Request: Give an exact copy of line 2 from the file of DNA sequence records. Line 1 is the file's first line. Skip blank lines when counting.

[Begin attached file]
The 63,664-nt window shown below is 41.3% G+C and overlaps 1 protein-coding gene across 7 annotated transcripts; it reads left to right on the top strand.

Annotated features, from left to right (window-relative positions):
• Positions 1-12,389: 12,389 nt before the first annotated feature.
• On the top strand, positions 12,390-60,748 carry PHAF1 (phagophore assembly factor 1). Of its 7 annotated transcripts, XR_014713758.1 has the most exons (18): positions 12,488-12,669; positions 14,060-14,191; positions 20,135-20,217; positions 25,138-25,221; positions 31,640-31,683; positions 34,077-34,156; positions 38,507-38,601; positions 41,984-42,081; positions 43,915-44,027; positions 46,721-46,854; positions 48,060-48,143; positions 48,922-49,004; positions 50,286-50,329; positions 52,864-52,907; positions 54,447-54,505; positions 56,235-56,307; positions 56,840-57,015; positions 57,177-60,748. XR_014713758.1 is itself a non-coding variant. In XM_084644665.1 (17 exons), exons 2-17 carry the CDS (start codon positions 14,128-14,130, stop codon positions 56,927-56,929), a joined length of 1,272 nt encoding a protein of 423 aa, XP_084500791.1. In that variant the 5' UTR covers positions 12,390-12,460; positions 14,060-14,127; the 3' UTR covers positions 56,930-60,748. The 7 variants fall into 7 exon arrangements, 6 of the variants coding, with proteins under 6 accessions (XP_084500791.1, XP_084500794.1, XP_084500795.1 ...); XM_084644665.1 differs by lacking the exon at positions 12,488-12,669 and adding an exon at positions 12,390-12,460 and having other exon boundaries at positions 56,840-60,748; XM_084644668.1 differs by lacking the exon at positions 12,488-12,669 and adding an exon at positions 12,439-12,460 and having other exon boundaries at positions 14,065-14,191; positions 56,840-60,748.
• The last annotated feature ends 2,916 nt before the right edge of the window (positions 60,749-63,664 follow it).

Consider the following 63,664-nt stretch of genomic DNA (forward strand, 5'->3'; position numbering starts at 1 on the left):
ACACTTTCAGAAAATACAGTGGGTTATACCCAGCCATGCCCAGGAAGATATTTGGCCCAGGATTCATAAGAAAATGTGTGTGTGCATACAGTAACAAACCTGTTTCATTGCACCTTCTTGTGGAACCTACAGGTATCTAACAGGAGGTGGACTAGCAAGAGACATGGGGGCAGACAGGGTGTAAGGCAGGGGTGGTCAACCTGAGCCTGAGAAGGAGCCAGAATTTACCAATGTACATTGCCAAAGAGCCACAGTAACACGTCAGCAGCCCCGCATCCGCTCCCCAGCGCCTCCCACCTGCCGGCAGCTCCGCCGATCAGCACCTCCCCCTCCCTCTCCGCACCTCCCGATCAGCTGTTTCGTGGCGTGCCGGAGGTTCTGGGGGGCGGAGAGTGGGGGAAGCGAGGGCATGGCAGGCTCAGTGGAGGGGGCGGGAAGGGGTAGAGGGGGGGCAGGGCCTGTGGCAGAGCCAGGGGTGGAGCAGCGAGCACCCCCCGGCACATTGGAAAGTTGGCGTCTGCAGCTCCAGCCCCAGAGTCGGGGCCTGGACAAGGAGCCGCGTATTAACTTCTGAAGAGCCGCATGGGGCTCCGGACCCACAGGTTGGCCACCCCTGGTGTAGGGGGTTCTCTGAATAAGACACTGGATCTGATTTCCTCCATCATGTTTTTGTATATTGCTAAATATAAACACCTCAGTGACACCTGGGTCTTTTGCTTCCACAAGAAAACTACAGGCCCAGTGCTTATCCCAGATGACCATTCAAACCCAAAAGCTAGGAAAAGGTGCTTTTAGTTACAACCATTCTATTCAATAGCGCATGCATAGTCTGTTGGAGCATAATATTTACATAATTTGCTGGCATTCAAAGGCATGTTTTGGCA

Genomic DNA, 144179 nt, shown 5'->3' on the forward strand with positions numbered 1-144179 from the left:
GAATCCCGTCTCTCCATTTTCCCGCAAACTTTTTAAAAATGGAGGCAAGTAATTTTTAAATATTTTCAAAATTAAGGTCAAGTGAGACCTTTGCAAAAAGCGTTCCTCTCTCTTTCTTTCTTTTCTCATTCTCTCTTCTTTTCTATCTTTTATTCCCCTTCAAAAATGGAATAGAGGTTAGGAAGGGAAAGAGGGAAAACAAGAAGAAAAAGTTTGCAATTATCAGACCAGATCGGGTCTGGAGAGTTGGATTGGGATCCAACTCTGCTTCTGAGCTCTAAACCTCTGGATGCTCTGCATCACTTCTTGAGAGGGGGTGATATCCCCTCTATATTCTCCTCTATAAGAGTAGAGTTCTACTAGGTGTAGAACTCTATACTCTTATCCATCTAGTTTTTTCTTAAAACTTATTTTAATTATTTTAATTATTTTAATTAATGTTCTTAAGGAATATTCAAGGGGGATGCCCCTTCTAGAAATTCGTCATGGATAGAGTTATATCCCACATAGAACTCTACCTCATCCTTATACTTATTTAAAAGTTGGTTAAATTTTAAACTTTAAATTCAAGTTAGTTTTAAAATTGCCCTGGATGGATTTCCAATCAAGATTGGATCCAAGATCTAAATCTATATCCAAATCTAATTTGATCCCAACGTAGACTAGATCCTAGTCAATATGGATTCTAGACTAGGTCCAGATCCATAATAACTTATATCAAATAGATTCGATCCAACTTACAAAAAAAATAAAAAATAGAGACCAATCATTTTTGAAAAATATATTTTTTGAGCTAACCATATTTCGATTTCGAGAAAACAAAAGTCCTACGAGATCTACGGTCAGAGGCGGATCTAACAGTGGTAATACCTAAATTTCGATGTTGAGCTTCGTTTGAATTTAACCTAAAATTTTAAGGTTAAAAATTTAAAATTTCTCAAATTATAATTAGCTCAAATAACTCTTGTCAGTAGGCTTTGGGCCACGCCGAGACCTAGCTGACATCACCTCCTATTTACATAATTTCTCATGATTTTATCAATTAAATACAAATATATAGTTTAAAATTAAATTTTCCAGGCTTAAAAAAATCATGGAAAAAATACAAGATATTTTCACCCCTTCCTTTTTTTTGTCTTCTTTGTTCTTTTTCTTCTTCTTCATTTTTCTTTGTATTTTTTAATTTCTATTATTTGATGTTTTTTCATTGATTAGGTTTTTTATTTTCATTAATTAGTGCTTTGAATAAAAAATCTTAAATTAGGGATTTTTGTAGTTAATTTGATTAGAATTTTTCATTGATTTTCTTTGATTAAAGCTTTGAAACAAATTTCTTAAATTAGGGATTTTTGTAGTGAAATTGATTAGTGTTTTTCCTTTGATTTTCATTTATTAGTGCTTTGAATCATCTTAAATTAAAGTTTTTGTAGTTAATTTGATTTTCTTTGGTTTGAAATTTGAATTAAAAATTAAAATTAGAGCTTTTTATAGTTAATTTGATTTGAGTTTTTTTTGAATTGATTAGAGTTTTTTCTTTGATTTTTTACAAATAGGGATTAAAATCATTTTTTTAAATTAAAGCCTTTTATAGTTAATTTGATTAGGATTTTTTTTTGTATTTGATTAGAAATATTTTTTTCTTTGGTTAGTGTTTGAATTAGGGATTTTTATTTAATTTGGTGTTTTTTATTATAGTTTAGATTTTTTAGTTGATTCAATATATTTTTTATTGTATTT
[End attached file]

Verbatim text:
Annotated features, from left to right (window-relative positions):